(Writes through, adds PBOC spokesman comments)
BEIJING Oct 10 China will work with other
central banks to deal with the global financial crisis, and also
strengthen efforts to boost domestic demand and safeguard
growth, the central bank said on Friday.
China cut interest rates and lowered banks' required
reserves on Wednesday as part of a coordinated drive by global
central banks to stop a free-fall in world financial markets.
It was Beijing's second rate cut in under a month to help
prop up growth, which slowed to 10.1 percent in the second
quarter from 11.9 percent in all of 2007 and has been clearly
"We will strengthen cooperation with international financial
institutions and central banks to jointly combat the global
financial risks and crisis," Li Chao, spokesman at the People's
Bank of China, was quoted by state television as saying.
He added the central bank would adjust its monetary policy
to meet global and domestic economic changes.
His remarks came hours after a statement on the central
bank's third-quarter monetary policy meeting, which concluded
that China was not optimistic about the international outlook.
But, with $2 trillion in foreign exchange reserves, the country
is sheltered from the worst of the global storm.
The PBOC said the meeting had been dominated by a discussion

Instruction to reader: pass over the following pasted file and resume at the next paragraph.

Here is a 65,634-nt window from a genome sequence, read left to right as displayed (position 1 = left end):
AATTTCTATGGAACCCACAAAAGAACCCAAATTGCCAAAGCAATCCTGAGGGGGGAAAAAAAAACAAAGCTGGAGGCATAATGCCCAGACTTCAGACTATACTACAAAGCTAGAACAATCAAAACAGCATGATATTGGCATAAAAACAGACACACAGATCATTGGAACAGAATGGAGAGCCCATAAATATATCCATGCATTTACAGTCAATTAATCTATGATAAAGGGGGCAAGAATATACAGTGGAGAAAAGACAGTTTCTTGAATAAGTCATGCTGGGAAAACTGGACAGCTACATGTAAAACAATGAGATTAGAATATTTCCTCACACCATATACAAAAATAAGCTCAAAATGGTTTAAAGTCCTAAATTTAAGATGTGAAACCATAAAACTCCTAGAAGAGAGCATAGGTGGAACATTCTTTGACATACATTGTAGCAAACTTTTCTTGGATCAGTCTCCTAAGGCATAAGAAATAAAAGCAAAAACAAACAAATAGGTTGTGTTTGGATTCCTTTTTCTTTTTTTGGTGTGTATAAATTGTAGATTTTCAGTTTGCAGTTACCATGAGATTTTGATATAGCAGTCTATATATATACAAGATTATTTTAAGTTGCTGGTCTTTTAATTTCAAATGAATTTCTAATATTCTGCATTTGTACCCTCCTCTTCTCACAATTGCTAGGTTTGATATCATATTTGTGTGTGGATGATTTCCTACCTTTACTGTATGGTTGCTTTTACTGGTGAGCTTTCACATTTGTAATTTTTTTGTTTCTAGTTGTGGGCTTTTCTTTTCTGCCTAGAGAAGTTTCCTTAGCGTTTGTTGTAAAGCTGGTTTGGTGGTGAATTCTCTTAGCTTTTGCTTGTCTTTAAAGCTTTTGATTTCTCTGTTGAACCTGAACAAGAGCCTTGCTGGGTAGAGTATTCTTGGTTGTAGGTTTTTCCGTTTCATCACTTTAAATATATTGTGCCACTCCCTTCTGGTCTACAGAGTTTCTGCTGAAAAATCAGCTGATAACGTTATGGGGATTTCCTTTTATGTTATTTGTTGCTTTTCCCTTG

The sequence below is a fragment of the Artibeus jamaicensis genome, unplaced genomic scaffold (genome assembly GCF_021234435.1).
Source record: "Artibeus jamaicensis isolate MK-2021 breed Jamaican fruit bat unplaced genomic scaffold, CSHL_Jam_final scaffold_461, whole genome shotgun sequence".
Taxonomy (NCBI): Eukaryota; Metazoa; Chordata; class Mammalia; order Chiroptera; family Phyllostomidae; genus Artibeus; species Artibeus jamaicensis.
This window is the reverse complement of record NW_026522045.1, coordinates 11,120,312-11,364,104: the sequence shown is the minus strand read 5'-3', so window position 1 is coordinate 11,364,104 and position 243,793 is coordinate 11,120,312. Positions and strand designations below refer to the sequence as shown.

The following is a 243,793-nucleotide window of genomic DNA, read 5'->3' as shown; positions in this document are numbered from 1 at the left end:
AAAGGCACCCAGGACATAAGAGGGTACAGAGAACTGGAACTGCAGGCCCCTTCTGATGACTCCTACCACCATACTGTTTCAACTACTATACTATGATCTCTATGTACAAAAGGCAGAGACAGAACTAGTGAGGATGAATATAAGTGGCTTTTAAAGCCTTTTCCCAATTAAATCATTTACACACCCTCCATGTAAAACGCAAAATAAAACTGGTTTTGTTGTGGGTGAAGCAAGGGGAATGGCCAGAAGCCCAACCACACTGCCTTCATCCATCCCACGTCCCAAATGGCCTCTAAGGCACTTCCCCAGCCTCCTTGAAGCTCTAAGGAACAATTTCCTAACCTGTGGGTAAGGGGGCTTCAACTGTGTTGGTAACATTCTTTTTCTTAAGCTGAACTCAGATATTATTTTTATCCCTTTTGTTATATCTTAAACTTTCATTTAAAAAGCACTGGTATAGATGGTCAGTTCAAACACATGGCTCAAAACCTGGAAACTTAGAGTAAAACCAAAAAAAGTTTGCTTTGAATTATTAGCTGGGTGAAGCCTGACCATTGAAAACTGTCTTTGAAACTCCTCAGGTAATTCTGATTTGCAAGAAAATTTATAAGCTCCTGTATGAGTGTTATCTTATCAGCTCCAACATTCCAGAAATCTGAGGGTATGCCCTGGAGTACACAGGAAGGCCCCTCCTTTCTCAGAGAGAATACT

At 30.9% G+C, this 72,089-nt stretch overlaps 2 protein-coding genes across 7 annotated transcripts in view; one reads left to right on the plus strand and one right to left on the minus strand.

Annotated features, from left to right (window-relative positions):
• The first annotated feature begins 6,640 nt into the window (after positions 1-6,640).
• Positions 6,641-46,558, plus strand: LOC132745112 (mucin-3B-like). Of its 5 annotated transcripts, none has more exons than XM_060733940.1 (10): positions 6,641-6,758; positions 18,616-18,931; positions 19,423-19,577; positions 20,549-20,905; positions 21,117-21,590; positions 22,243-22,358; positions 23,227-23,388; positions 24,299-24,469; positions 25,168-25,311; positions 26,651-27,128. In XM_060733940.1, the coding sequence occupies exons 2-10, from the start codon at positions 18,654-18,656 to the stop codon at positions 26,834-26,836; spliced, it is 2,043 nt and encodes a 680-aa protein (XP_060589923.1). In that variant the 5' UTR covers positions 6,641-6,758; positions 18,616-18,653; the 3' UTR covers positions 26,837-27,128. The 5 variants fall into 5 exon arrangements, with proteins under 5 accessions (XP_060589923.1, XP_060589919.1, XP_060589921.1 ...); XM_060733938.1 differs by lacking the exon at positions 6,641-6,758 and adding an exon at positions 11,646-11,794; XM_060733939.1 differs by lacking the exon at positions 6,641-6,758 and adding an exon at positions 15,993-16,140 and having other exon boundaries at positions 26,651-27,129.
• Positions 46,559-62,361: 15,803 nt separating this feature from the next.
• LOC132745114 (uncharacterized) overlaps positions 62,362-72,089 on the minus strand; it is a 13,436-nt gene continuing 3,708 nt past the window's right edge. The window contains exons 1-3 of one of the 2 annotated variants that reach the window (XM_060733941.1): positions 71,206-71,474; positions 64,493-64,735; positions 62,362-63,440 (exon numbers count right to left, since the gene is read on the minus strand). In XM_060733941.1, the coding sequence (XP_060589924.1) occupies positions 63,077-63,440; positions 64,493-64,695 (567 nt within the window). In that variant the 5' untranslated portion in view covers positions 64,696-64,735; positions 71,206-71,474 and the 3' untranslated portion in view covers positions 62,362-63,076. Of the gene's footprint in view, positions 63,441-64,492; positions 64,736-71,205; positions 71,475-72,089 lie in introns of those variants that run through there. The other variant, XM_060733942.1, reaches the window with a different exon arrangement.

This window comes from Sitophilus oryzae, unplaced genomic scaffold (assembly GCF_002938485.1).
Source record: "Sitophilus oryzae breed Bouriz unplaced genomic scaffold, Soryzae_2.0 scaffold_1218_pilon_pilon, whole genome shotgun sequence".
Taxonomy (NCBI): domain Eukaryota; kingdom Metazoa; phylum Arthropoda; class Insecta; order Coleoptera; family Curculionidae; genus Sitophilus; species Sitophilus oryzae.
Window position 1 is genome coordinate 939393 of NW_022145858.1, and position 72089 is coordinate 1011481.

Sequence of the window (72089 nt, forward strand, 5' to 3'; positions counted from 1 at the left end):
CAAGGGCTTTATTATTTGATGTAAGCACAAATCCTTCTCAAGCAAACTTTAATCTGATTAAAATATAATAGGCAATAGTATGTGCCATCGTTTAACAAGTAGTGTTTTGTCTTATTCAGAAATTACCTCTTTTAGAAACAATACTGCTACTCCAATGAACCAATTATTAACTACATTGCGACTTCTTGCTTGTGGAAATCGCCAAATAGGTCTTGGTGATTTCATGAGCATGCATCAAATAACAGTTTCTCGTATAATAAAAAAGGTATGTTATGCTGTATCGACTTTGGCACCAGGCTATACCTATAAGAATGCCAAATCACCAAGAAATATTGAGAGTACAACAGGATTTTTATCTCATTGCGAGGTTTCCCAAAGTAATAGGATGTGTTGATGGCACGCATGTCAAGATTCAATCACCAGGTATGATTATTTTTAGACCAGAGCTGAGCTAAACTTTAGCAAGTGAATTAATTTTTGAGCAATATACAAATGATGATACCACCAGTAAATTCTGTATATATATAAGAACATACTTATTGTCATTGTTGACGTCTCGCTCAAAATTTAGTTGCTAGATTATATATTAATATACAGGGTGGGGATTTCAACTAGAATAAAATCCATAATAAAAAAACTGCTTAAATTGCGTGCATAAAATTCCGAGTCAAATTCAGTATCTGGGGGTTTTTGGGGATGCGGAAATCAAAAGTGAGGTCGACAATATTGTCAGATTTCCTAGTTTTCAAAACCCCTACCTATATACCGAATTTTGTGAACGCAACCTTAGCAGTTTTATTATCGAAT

of the market meltdown and the possible fallout for the world's
"China's national economy is moving in the desired direction
in line with macroeconomic control measures, and the financial
system is safe and stable," it said in a summary of the meeting
posted on its website (www.pbc.gov.cn).
"The overall situation is good."
The PBOC also said China would further improve the
coordination of monetary, fiscal, industrial, trade and
financial regulatory policies to hasten the restructuring of its
economic model, which relies heavily on exports and related
"China will forcefully boost domestic demand and promote a
move towards basic balance in its international payments," the
China's export sector is a big generator of jobs, but
critics say the country's huge trade surplus is one of the root
causes of the current global crisis.
The proceeds of the surplus, which reached $262 billion in
2007, are largely invested in U.S. bonds, giving America an
ample flow of cheap savings that has enabled its consumers and
homeowners to indulge in a fateful debt binge.
The summary, as usual, was stronger on generalities than
specifics. It said China would pursue flexible and prudent
macroeconomic policies to create a favourable monetary
environment for stable and fast economic growth.
The statement made no mention of the yuan, whose rise
against the dollar has ground to a halt in the past three months
as Beijing has sought to give its harried exporters a breathing
(Reporting by Zhou Xin and Langi Chiang; Writing by Alan
Wheatley; Editing by Andy Bruce)